Thursday Morning: Useful Uranium, and Footprints of a Flood

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Candace Major speaks at press conference
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Candace Major explains her research on ocean circulation to curious reporters at a press conference Wednesday. (photo by Hugh Powell, WHOI)


Map of an ancient submarine delta
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Map of an ancient submarine delta under the Black Sea by Giosan and colleagues showing ridges, some more than 12 meters (40 feet) high, and channels formed by erosion of the seafloor


Related Links

» Geochemical Archives Encoded in Deep-Sea Sediments
More on the uranium decay products protactinium and thorium in Oceanus magazine

» The Once and Future Danube River Delta
More of Liviu Giosan's work on deltas in the Black Sea, from Oceanus magazine

» The Moving Shoreline
A broad selection of web resources on coastal erosion, from the WHOI topic pages




Ocean Currents Recorded by Decaying Uranium

When uranium hits the news, it’s usually as the bad guy: an element that can fuel bombs and emit dangerous radiation over millennia. But oceanographers like Candace Major and Jerry McManus are putting the slow decay rate of this rare but widespread element to a good use: understanding ocean circulation, especially how the ocean-climate system worked in the past. Major described some of her work at a press conference Wednesday morning and in a scientific session that afternoon.

At issue is the way that water flows through the Atlantic Ocean, bringing heat from the tropics north to warm the climate over Europe. As uranium in that water decays, it forms two different products that settle onto the sea bottom. By analyzing differences in the buildup of the two products, ocean scientists can gauge how much water was flowing through the ocean currents at particular times in the past.

Ever since the end of the last ice age (about 23,000 years ago) stronger Atlantic currents have corresponded with warmer temperatures, a study found last year. Major and her colleagues did more work to see if the ocean-climate system worked the same way 30,000 to 60,000 years ago, during the last ice age.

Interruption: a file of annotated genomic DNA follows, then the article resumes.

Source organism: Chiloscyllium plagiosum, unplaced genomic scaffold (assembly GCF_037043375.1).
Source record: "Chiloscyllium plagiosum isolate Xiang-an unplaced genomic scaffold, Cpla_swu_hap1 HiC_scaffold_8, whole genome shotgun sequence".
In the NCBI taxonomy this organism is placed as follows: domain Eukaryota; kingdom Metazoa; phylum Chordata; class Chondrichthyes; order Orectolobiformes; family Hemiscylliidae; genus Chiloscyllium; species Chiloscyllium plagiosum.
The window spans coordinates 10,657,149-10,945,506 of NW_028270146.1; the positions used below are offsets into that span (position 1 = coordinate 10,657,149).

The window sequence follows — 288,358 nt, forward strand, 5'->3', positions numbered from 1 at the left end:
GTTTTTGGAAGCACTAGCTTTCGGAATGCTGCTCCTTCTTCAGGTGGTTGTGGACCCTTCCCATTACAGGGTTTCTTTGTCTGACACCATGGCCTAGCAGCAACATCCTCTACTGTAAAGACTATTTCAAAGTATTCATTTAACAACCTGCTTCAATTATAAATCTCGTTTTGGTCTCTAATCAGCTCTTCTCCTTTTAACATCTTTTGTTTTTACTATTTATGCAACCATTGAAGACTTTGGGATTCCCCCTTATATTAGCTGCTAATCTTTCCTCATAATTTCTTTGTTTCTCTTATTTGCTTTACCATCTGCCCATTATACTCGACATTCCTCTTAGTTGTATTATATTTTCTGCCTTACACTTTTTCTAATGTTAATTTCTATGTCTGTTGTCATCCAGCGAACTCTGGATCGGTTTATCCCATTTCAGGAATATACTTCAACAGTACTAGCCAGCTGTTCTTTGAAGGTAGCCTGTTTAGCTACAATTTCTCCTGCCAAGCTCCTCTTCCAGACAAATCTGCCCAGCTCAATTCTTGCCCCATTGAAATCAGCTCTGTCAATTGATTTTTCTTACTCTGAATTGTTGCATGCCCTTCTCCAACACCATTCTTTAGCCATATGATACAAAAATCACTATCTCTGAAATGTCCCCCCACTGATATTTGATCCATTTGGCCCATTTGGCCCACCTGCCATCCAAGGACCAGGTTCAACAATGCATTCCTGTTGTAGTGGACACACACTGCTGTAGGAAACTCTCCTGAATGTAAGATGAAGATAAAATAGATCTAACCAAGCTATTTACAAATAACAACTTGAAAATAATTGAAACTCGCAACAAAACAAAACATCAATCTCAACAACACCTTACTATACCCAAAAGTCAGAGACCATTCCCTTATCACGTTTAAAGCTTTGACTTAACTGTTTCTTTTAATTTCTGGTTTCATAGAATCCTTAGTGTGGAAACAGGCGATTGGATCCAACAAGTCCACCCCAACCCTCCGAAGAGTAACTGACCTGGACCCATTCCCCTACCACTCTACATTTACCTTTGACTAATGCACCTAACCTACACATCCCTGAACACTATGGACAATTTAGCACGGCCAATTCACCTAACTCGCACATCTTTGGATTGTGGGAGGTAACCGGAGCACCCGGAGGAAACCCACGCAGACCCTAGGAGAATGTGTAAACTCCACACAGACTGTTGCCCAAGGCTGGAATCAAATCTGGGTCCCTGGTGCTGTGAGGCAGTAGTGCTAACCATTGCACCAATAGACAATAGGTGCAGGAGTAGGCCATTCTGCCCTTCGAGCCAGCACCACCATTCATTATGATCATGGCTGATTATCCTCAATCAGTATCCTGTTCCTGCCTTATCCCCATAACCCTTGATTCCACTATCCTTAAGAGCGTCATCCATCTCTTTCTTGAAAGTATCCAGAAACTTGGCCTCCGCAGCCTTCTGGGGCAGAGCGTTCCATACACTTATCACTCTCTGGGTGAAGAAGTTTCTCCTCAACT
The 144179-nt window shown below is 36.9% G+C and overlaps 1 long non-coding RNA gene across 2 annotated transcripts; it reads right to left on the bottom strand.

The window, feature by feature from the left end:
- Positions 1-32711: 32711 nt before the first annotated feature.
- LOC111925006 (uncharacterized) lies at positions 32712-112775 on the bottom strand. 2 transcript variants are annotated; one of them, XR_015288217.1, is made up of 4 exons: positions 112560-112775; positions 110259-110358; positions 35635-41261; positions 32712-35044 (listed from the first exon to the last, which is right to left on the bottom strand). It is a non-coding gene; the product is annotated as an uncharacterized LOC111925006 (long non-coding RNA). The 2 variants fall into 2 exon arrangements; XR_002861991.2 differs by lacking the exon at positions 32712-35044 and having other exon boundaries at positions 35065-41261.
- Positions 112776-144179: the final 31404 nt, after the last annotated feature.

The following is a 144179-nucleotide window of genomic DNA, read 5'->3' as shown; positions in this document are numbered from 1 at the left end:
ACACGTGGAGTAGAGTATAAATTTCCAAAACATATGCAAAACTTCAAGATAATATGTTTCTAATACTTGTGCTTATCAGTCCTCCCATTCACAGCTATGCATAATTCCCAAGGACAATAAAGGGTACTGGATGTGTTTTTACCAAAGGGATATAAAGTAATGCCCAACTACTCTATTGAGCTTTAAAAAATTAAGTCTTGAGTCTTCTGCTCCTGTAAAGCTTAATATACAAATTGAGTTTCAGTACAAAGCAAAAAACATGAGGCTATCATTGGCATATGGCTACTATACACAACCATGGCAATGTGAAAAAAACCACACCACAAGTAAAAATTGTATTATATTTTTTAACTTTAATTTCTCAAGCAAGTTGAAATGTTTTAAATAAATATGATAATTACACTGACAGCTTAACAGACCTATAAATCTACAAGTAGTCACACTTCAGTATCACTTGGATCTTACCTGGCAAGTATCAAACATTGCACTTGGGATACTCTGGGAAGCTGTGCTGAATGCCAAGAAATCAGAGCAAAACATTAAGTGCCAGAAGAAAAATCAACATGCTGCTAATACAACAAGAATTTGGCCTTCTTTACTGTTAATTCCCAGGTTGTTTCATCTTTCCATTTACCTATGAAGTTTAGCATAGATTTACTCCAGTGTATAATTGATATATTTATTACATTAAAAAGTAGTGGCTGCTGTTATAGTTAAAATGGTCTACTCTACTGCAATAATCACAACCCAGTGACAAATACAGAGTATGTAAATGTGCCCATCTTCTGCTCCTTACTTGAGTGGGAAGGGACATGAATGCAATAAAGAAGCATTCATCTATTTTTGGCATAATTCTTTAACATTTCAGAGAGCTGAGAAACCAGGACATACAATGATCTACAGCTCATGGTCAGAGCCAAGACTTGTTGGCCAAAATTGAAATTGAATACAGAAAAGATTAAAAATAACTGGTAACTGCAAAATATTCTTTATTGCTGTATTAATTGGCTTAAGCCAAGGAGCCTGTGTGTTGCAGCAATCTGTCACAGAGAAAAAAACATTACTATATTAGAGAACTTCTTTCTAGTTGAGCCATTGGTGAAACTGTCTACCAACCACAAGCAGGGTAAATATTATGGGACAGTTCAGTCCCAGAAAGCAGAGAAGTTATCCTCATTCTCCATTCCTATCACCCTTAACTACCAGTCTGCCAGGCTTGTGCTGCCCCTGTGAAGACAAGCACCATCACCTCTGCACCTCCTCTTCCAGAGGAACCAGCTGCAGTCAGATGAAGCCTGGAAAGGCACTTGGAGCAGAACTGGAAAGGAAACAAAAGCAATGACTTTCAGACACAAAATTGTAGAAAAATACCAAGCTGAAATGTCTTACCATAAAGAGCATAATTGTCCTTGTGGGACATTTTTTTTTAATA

It’s a valid question considering how different the oceans must have been when glaciers covered much of the Earth. Sea levels were 120 m (almost 400 feet) lower, meaning ocean currents might have flowed differently and exerted a much different effect on the climate.

Major analyzed uranium decay products in Atlantic sediments and matched them against estimates of temperature for the period she studied. Her results showed that during warm periods in the last ice age, Atlantic currents were carrying about as much water as they do today. Cooler climate periods were accompanied by weaker currents. The results are a further suggestion that watching ocean circulation -- particularly in the North Atlantic -- is a prudent way to keep tabs on Earth’s climate.




Rising Sea-Level Caused Sudden Flood?

Could the Black Sea have been the site of Noah’s flood many centuries ago? The idea has been intriguing but the evidence scanty ever since William Ryan, of Lamont-Doherty Earth Observatory, and colleagues proposed the idea in 1997. On Wednesday, Liviu Giosan spoke about new evidence he had collected with Ryan and Mark Siddall of the University of Bern, Switzerland.

Today, the Black Sea flows into the Mediterranean through a narrow strait called the Bosporus. Ryan suggested that about 9,200 years ago, as ice sheets retreated across northern Europe, that strait was actually a dam that kept out salty Mediterranean waters. As glaciers melted worldwide, sea level rose until water on the Mediterranean side of the dam was up to 70 m (230 feet) higher than in the Black Sea. When the dam broke, it would have unleashed a deluge that, if not precisely Biblical in proportion, would have lasted at least 30 years and flooded early human settlements around the Black Sea shore.

To look for evidence, Giosan, Ryan, and their colleagues boarded their own ark (actually a research vessel) and used bathymetric and seismic instruments to make detailed maps of the seafloor around the Bosporus. They uncovered a pattern of erosion and sedimentation that had the unmistakable shape of a river delta: a broad main channel fanning out into a network of branches. Between the channels were rows of low, muddy rises in the sea bottom that resembled the way sediments collect when a river floods its banks.

Earlier investigations of Ryan’s theory looked for evidence of ancient settlements submerged along an old shoreline. But Giosan, a geologist who specializes in river deltas, said he thought it made more sense to look for clues at the scene of the flood.

 

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Last updated December 9, 2005
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